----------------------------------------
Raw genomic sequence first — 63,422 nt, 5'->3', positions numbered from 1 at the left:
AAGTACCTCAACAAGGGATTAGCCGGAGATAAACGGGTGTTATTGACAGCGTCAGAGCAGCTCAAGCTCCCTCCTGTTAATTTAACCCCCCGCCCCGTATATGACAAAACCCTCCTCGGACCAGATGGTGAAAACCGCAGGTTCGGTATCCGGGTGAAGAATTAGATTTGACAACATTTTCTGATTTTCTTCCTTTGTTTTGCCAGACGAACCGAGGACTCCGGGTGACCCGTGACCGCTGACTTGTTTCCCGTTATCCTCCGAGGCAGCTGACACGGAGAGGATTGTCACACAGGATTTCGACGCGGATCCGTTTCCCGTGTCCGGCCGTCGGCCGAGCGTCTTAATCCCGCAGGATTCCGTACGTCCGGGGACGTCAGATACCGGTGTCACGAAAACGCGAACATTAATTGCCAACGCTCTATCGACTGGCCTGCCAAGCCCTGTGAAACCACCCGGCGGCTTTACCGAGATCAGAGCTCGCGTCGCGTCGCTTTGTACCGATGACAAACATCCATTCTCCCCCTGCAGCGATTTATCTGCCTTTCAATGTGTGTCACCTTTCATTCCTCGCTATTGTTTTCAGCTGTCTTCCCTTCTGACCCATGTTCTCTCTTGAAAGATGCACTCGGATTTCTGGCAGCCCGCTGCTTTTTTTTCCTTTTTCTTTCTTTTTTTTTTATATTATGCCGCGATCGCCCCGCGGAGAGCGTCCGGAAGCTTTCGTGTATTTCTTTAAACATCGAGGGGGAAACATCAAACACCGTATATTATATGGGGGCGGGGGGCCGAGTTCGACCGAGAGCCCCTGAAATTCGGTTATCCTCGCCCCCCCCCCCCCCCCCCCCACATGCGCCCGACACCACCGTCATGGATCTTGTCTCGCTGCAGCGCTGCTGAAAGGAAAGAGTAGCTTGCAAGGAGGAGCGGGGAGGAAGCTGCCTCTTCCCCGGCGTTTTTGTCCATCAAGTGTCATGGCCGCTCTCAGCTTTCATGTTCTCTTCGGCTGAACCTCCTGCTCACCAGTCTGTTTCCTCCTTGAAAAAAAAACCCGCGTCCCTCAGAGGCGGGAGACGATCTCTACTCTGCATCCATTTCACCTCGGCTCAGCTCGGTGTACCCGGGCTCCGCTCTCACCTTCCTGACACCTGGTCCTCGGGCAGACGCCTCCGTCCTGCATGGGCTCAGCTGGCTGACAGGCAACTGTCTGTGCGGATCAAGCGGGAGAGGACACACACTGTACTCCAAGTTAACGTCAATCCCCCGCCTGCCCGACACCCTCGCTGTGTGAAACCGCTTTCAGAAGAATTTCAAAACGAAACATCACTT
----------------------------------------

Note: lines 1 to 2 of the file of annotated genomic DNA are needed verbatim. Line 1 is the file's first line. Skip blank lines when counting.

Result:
Raw genomic sequence first — 63,422 nt, 5'->3', positions numbered from 1 at the left:
AAGTACCTCAACAAGGGATTAGCCGGAGATAAACGGGTGTTATTGACAGCGTCAGAGCAGCTCAAGCTCCCTCCTGTTAATTTAACCCCCCGCCCCGTATATGACAAAACCCTCCTCGGACCAGATGGTGAAAACCGCAGGTTCGGTATCCGGGTGAAGAATTAGATTTGACAACATTTTCTGATTTTCTTCCTTTGTTTTGCCAGACGAACCGAGGACTCCGGGTGACCCGTGACCGCTGACTTGTTTCCCGTTATCCTCCGAGGCAGCTGACACGGAGAGGATTGTCACACAGGATTTCGACGCGGATCCGTTTCCCGTGTCCGGCCGTCGGCCGAGCGTCTTAATCCCGCAGGATTCCGTACGTCCGGGGACGTCAGATACCGGTGTCACGAAAACGCGAACATTAATTGCCAACGCTCTATCGACTGGCCTGCCAAGCCCTGTGAAACCACCCGGCGGCTTTACCGAGATCAGAGCTCGCGTCGCGTCGCTTTGTACCGATGACAAACATCCATTCTCCCCCTGCAGCGATTTATCTGCCTTTCAATGTGTGTCACCTTTCATTCCTCGCTATTGTTTTCAGCTGTCTTCCCTTCTGACCCATGTTCTCTCTTGAAAGATGCACTCGGATTTCTGGCAGCCCGCTGCTTTTTTTTCCTTTTTCTTTCTTTTTTTTTTATATTATGCCGCGATCGCCCCGCGGAGAGCGTCCGGAAGCTTTCGTGTATTTCTTTAAACATCGAGGGGGAAACATCAAACACCGTATATTATATGGGGGCGGGGGGCCGAGTTCGACCGAGAGCCCCTGAAATTCGGTTATCCTCGCCCCCCCCCCCCCCCCCCCCACATGCGCCCGACACCACCGTCATGGATCTTGTCTCGCTGCAGCGCTGCTGAAAGGAAAGAGTAGCTTGCAAGGAGGAGCGGGGAGGAAGCTGCCTCTTCCCCGGCGTTTTTGTCCATCAAGTGTCATGGCCGCTCTCAGCTTTCATGTTCTCTTCGGCTGAACCTCCTGCTCACCAGTCTGTTTCCTCCTTGAAAAAAAAACCCGCGTCCCTCAGAGGCGGGAGACGATCTCTACTCTGCATCCATTTCACCTCGGCTCAGCTCGGTGTACCCGGGCTCCGCTCTCACCTTCCTGACACCTGGTCCTCGGGCAGACGCCTCCGTCCTGCATGGGCTCAGCTGGCTGACAGGCAACTGTCTGTGCGGATCAAGCGGGAGAGGACACACACTGTACTCCAAGTTAACGTCAATCCCCCGCCTGCCCGACACCCTCGCTGTGTGAAACCGCTTTCAGAAGAATTTCAAAACGAAACATCACTT